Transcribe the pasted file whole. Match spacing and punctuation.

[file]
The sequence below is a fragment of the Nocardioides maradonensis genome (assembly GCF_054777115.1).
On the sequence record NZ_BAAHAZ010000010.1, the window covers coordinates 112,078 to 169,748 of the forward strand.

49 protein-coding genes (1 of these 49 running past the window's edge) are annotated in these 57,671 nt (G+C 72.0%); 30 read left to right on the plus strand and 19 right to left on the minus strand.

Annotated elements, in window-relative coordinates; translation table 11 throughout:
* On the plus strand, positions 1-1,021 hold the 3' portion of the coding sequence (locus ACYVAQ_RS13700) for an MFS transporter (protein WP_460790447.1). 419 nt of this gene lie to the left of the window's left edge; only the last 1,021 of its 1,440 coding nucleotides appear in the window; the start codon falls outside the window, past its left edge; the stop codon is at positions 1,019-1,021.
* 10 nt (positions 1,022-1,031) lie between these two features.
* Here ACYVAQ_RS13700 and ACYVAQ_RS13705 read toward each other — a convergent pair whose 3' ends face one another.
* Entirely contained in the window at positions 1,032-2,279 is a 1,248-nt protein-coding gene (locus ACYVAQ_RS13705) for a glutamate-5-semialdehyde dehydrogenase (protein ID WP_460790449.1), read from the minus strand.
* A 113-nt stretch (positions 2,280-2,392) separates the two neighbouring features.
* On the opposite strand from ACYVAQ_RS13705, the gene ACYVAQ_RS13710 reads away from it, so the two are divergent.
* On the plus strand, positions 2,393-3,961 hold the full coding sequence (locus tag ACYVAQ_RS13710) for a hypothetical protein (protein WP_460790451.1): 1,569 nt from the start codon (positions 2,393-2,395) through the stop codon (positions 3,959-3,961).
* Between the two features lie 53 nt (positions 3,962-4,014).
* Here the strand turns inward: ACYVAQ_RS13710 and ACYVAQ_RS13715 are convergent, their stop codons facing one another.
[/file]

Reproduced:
The sequence below is a fragment of the Nocardioides maradonensis genome (assembly GCF_054777115.1).
On the sequence record NZ_BAAHAZ010000010.1, the window covers coordinates 112,078 to 169,748 of the forward strand.

49 protein-coding genes (1 of these 49 running past the window's edge) are annotated in these 57,671 nt (G+C 72.0%); 30 read left to right on the plus strand and 19 right to left on the minus strand.

Annotated elements, in window-relative coordinates; translation table 11 throughout:
* On the plus strand, positions 1-1,021 hold the 3' portion of the coding sequence (locus ACYVAQ_RS13700) for an MFS transporter (protein WP_460790447.1). 419 nt of this gene lie to the left of the window's left edge; only the last 1,021 of its 1,440 coding nucleotides appear in the window; the start codon falls outside the window, past its left edge; the stop codon is at positions 1,019-1,021.
* 10 nt (positions 1,022-1,031) lie between these two features.
* Here ACYVAQ_RS13700 and ACYVAQ_RS13705 read toward each other — a convergent pair whose 3' ends face one another.
* Entirely contained in the window at positions 1,032-2,279 is a 1,248-nt protein-coding gene (locus ACYVAQ_RS13705) for a glutamate-5-semialdehyde dehydrogenase (protein ID WP_460790449.1), read from the minus strand.
* A 113-nt stretch (positions 2,280-2,392) separates the two neighbouring features.
* On the opposite strand from ACYVAQ_RS13705, the gene ACYVAQ_RS13710 reads away from it, so the two are divergent.
* On the plus strand, positions 2,393-3,961 hold the full coding sequence (locus tag ACYVAQ_RS13710) for a hypothetical protein (protein WP_460790451.1): 1,569 nt from the start codon (positions 2,393-2,395) through the stop codon (positions 3,959-3,961).
* Between the two features lie 53 nt (positions 3,962-4,014).
* Here the strand turns inward: ACYVAQ_RS13710 and ACYVAQ_RS13715 are convergent, their stop codons facing one another.